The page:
For Hossler, 16, toughest drive could be to course
BETHESDA, Md. – Like many players in the field this week at Congressional, Beau Hossler is driving a Lexus courtesy car. He says it’s “pretty sweet.”
Hossler qualified for this year’s U.S. Open as a 16-year-old, passing the local and sectional qualifying exams in his first attempt. One thing at which he wasn’t so adept: his driving test. In fact, Hossler failed it twice before getting his license two weeks ago. He doesn’t yet have his official California license, so when people ask him for photo identification, he usually has to use his school ID from Santa Margarita High School.
2011 U.S. Open practice (Monday and Tuesday)
Check out photos from the U.S. Open practice rounds Monday and Tuesday
“I feel more nervous taking a driver’s test than I do playing a U.S. Open qualifier,” Hossler said with a smile, revealing that he is the only player in the field with braces. “I guess it was just a mental block.”
The youngest player in this year’s field, Hossler is easy to pick out on a practice green full of touring pros. On Tuesday, he wore gray Adidas pants, a green shirt and a TaylorMade hat to complement his “BEAU HOSSLER” staff bag, which was made specifically for him this week. From a distance, his style and TaylorMade apparel make him look like a young Sean O’Hair, minus the growth spurt and the ambition to turn pro at an early age.
He makes his way to the first tee alongside Camilo Villegas and Marc Turnesa and his “strange, 1940s swing” – as his father calls it – produces a rare miss to the left of the fairway. But it doesn’t matter to the kid who this week will rely on a straight driver and a tidy short game. It’s going to take more than that to wipe the smile off his face.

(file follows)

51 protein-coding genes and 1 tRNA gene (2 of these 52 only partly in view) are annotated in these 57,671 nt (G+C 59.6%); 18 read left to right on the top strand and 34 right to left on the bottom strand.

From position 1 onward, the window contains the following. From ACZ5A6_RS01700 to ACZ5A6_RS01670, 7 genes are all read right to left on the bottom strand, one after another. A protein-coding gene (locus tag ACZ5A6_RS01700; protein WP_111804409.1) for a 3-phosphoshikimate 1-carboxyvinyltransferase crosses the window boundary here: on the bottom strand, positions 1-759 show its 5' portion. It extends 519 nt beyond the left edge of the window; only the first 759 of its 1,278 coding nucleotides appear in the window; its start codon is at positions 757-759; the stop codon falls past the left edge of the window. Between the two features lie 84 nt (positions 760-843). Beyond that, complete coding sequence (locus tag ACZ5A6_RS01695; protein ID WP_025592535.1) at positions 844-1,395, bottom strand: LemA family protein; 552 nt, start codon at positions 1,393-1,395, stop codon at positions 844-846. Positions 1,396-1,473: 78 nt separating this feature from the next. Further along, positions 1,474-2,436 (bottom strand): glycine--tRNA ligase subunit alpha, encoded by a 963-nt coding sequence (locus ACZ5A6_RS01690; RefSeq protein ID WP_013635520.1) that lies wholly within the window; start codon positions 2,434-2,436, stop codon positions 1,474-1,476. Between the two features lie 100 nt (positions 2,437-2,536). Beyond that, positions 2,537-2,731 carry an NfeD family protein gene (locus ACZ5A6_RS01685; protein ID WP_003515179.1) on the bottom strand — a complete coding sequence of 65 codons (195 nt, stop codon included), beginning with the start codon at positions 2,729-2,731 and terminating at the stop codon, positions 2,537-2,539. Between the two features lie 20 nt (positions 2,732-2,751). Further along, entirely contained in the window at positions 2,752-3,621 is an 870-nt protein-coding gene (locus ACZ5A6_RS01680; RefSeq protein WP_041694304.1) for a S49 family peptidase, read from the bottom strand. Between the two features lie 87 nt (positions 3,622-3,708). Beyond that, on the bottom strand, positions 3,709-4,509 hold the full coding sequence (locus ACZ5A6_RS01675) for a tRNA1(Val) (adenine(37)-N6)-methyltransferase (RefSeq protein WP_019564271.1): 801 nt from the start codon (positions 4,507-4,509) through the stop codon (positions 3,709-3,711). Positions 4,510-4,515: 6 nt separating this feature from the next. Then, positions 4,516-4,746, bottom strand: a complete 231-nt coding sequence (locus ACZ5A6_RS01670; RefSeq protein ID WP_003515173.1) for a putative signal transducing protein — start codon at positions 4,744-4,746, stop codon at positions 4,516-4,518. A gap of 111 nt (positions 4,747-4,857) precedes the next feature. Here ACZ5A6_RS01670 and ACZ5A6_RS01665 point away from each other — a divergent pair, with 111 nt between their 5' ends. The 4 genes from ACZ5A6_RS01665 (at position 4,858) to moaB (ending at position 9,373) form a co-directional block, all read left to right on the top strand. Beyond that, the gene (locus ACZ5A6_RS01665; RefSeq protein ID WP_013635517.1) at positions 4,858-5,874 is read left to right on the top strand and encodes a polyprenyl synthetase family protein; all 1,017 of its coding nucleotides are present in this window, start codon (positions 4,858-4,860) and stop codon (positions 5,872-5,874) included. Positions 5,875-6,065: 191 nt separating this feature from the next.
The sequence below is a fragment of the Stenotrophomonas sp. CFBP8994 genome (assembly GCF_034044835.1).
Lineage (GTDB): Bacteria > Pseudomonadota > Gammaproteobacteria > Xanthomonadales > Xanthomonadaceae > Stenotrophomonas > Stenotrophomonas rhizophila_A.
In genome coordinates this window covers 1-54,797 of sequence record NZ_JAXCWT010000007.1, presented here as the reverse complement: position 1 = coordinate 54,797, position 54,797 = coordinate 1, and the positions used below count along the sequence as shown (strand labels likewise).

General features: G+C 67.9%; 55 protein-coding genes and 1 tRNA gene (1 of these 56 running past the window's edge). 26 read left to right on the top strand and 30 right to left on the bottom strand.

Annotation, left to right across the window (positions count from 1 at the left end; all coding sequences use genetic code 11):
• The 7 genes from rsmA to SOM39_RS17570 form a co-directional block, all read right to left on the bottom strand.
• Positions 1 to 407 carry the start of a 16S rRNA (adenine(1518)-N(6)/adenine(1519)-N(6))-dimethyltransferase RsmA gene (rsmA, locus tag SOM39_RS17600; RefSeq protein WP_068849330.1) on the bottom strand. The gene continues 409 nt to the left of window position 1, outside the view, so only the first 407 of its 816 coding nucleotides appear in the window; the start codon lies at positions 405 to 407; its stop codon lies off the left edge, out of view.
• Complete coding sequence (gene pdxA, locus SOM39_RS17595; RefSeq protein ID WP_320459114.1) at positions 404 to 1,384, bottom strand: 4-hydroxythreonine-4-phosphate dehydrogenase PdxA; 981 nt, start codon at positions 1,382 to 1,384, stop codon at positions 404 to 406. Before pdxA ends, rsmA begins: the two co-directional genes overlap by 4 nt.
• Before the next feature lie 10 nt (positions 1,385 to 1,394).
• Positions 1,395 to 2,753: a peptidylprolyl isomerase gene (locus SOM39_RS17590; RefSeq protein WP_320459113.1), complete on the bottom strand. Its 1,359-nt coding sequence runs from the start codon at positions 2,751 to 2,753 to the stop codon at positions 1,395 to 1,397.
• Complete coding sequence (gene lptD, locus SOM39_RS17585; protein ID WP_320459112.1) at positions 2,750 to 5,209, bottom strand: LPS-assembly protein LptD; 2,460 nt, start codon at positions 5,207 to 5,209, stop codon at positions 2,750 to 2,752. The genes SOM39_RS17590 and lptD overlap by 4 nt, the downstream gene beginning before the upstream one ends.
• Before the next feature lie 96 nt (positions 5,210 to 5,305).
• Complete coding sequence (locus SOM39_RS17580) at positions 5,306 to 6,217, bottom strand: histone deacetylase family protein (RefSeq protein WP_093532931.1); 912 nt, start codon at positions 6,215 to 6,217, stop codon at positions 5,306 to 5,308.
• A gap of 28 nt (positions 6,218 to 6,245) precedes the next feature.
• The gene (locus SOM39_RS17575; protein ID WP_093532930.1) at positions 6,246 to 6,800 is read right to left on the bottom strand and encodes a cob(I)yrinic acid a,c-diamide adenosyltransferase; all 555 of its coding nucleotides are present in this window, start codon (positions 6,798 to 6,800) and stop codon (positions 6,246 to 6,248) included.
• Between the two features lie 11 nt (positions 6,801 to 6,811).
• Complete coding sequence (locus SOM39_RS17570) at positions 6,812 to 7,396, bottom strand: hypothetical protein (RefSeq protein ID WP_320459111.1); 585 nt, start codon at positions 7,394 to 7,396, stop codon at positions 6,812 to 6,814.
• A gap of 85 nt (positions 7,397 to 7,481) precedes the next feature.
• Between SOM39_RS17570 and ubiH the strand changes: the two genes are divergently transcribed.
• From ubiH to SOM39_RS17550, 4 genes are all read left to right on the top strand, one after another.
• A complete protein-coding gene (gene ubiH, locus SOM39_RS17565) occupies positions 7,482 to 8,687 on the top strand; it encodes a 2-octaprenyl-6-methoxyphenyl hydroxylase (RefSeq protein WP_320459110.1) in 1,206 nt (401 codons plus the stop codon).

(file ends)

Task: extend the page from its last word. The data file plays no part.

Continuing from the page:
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Before the start of Monday’s practice round, Hossler was signing autographs for more than 20 minutes when he realized his first major-championship tee time was just five minutes away.
Still with a line of waiting fans ahead of him, Hossler explained that he would unfortunately have to get going, that he couldn’t be late for his first tee time. According to Beau’s father, Beau Sr., the next lady in line responded with a snide comment.
“Oh, this is how you’re going to start your career, huh?” she said.
“To be honest, I think that kind of hurt his feelings,” Beau Sr. said. “But it was a good lesson that you obviously can’t please everyone.”
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This week is going to be all about learning lessons, just as his trip to the U.S. Amateur was in 2009. Hossler qualified for the Amateur at Southern Hills at age 14, where he finished in the middle of the pack in stroke-play qualifying after a pair of 77s.
“I remember I was hitting it really short and the greens were really firm,” said Hossler, who needed to make a 15-footer in a playoff to advance to the tournament – a putt he calls his greatest golf memory. “It was a long golf course for me back then. I just remember learning that you have to be patient.”